While Battlestar Galactica is seen as the sci-fi show that is most clearly a thematic reaction to 9/11 and the 'post 9/11 world' (complaints about how its ripped from the headlines nature negate it's own ability to world-build notwithstanding), something I've started to noticed is sci-fi shows using the imagery of 9/11 in a distinctive way quite separated from delving into the events themselves. One of most famous reveals in cinematic sci-fi is from The Planet of the Apes, where Charton Heston finds the Statue of Liberty buried in the beach and realises this place that he thought was an alien wilderness is in fact all too familiar. What’s cropping up in a few places now is the World Trade Center working as the reverse of that, a reveal of a New York landmark that shows you have left the familiar and entered a strange, unsettling place.
In both Fringe and the US-remake of Life on Mars, the presence of the World Trade Center serves this function, solidifying that characters have entered a strange new world. In Life on Mars, Sam Tyler seeing the intact WTC is the crown of the accident sequence, finishing his transition to the alien world of yesterday.
A major feature of Fringe is the presence of an alternate universe that is fundamentally both similar and different to our own. At the end of the first season of Fringe, Olivia has travelled to meet the enigmatic William Bell only to whisked away to somewhere else - the final shot of the series revealing she has travelled to the other universe and to an office in a still-standing alternate version of the World Trade Center. While the difference in the events of 9/11 are far from the only feature separating the universes (there’s something interesting about growing numbers of alternate universes with zeppelins but anyway) it’s used as a continuing touchstone for stories involving the other universe; the repeated use of the NY skyline, an architect from ‘Other There’ caught in a fringe event was designing the New Pentagon, Peter’s visit to a possible future has him arriving at the base of a completed Freedom Tower, the ‘amber-blue’ Lincoln Lee on crossing over for the first time doesn't think the other universe seems that different until he gets his first look at the twin towers - showing him even though the place is superficially familiar it is deeply alien.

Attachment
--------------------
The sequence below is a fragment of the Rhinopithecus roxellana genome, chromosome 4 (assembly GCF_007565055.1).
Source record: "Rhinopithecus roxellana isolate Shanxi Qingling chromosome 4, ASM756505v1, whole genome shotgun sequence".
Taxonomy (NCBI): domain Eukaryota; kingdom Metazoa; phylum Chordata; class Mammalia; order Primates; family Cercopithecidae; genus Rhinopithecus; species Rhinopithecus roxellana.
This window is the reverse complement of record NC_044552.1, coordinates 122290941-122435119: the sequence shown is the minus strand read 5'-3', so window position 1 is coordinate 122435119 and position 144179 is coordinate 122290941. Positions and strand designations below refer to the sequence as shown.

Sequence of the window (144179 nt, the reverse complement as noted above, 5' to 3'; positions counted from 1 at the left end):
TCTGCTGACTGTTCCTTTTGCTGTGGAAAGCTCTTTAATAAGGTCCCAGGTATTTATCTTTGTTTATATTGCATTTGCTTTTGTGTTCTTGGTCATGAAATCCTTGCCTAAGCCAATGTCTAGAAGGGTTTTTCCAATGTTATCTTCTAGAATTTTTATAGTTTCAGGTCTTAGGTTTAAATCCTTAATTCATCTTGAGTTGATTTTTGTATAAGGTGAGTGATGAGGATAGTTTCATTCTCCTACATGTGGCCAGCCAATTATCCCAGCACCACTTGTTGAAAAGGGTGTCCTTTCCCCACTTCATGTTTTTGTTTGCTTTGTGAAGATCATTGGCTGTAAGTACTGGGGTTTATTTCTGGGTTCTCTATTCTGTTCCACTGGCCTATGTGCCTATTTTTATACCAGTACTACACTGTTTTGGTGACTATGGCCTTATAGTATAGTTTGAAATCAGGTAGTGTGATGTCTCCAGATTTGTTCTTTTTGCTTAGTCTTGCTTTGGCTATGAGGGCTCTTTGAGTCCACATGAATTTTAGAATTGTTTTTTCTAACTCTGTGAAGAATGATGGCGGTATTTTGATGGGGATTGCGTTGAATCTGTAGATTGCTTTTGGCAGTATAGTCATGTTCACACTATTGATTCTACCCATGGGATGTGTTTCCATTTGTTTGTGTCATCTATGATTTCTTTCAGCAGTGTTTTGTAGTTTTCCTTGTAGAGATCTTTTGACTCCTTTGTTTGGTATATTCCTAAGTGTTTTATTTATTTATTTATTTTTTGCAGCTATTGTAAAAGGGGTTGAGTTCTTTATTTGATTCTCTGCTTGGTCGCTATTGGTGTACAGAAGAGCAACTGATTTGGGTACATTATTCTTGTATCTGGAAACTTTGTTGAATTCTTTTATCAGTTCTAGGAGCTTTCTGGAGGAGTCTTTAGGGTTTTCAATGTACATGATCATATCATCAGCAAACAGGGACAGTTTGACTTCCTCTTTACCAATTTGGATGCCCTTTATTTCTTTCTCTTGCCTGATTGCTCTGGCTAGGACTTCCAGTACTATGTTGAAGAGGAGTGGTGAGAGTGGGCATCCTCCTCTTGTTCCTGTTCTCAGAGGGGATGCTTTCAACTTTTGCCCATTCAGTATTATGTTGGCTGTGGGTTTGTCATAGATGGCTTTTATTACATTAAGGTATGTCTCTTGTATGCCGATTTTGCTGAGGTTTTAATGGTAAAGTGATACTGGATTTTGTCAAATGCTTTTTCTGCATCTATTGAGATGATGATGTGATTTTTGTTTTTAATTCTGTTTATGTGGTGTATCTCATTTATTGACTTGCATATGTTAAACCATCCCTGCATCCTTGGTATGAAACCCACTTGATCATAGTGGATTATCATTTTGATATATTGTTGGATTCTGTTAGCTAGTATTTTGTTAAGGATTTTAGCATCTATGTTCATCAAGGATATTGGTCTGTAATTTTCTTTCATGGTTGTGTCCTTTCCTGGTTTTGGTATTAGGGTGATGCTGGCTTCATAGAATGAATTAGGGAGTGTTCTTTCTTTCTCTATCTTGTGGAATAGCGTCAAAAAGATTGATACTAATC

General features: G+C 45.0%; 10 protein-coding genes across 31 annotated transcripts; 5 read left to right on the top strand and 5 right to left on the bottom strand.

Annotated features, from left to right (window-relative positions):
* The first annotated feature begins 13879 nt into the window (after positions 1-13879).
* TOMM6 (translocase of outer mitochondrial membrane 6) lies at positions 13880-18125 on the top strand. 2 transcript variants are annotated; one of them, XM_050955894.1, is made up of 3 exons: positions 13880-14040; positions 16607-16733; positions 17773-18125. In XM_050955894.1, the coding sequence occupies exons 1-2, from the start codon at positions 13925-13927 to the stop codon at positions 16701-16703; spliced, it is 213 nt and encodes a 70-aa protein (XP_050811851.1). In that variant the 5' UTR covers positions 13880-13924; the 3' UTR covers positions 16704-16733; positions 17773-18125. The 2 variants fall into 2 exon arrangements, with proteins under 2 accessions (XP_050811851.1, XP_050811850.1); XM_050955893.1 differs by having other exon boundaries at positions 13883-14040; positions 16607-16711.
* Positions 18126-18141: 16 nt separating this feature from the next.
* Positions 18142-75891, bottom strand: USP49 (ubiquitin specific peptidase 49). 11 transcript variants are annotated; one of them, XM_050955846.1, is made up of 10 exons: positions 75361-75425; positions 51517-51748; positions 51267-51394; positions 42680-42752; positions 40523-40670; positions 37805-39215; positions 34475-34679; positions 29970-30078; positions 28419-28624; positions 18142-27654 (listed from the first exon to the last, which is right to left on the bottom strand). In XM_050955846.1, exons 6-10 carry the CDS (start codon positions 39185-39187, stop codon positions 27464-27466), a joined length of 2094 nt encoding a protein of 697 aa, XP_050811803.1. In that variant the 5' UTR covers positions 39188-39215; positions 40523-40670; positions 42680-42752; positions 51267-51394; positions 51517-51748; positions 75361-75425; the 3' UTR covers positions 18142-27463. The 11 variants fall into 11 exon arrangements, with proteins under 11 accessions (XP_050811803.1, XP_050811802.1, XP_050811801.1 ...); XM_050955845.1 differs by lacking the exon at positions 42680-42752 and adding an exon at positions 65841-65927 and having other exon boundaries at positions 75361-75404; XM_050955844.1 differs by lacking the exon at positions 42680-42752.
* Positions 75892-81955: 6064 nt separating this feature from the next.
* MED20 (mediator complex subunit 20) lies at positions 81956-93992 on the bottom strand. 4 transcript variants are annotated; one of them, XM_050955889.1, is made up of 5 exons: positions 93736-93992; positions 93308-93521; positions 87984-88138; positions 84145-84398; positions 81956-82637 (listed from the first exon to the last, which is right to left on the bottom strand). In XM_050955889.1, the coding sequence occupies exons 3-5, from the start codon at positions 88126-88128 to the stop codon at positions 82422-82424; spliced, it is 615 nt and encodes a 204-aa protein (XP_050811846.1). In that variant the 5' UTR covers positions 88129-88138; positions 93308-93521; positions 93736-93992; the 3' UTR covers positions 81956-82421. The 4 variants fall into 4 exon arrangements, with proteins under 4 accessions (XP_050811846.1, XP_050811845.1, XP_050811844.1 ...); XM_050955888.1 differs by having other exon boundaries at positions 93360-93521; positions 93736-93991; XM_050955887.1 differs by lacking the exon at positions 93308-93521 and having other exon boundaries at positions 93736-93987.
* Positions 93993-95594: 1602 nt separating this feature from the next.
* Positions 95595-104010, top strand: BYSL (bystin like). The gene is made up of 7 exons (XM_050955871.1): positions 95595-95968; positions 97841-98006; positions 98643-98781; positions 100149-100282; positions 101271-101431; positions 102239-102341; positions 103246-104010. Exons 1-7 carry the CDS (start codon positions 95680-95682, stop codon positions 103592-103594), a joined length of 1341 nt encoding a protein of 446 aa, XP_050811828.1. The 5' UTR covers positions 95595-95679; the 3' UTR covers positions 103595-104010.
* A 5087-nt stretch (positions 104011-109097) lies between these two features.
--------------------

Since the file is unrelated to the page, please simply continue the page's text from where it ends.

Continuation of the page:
With their shape they invoke another icon of classic sci-fi: the monolith. When I first thought about this I dismissed it as a bit of a trite comparison between two things that happen to be cuboids - but the way they're used is actually quite similar; they're deployed as a symbol of strangeness beyond understanding, something that couldn't possibly exist and yet does.
That the past is many ways a different planet is part of the fundamental conceit of Life on Mars and for all the discussion of whether 9/11 really did "change everything", it's interesting to see how quickly it's entered the sci-fi repertoire as part of how we describe an utterly alien world.